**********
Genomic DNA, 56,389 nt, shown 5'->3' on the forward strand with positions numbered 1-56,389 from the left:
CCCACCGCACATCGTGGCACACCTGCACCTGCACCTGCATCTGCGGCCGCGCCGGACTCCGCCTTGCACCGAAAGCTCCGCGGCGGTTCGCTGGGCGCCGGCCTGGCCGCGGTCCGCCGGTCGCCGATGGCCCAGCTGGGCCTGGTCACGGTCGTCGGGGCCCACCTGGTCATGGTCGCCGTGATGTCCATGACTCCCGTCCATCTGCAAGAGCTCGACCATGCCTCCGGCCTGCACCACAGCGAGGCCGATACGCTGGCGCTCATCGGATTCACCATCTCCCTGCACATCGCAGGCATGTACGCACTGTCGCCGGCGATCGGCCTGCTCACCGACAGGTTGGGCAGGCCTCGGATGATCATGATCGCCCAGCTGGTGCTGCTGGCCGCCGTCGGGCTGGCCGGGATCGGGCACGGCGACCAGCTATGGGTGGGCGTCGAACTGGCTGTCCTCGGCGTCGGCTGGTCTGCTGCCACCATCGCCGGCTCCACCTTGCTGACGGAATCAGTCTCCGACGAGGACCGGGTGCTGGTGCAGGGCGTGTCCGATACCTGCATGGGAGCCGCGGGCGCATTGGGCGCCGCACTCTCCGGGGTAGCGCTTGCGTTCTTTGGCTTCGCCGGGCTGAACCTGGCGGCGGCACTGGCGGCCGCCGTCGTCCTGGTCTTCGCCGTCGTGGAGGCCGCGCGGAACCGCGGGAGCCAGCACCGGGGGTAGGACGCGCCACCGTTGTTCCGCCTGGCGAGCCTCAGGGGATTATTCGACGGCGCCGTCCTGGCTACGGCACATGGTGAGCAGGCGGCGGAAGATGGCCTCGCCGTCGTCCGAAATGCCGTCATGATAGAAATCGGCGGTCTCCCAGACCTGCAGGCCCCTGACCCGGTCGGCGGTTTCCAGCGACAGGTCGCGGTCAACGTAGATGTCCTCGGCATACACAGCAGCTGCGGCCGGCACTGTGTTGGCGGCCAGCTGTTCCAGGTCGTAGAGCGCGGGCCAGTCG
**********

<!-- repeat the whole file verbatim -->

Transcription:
Genomic DNA, 56,389 nt, shown 5'->3' on the forward strand with positions numbered 1-56,389 from the left:
CCCACCGCACATCGTGGCACACCTGCACCTGCACCTGCATCTGCGGCCGCGCCGGACTCCGCCTTGCACCGAAAGCTCCGCGGCGGTTCGCTGGGCGCCGGCCTGGCCGCGGTCCGCCGGTCGCCGATGGCCCAGCTGGGCCTGGTCACGGTCGTCGGGGCCCACCTGGTCATGGTCGCCGTGATGTCCATGACTCCCGTCCATCTGCAAGAGCTCGACCATGCCTCCGGCCTGCACCACAGCGAGGCCGATACGCTGGCGCTCATCGGATTCACCATCTCCCTGCACATCGCAGGCATGTACGCACTGTCGCCGGCGATCGGCCTGCTCACCGACAGGTTGGGCAGGCCTCGGATGATCATGATCGCCCAGCTGGTGCTGCTGGCCGCCGTCGGGCTGGCCGGGATCGGGCACGGCGACCAGCTATGGGTGGGCGTCGAACTGGCTGTCCTCGGCGTCGGCTGGTCTGCTGCCACCATCGCCGGCTCCACCTTGCTGACGGAATCAGTCTCCGACGAGGACCGGGTGCTGGTGCAGGGCGTGTCCGATACCTGCATGGGAGCCGCGGGCGCATTGGGCGCCGCACTCTCCGGGGTAGCGCTTGCGTTCTTTGGCTTCGCCGGGCTGAACCTGGCGGCGGCACTGGCGGCCGCCGTCGTCCTGGTCTTCGCCGTCGTGGAGGCCGCGCGGAACCGCGGGAGCCAGCACCGGGGGTAGGACGCGCCACCGTTGTTCCGCCTGGCGAGCCTCAGGGGATTATTCGACGGCGCCGTCCTGGCTACGGCACATGGTGAGCAGGCGGCGGAAGATGGCCTCGCCGTCGTCCGAAATGCCGTCATGATAGAAATCGGCGGTCTCCCAGACCTGCAGGCCCCTGACCCGGTCGGCGGTTTCCAGCGACAGGTCGCGGTCAACGTAGATGTCCTCGGCATACACAGCAGCTGCGGCCGGCACTGTGTTGGCGGCCAGCTGTTCCAGGTCGTAGAGCGCGGGCCAGTCG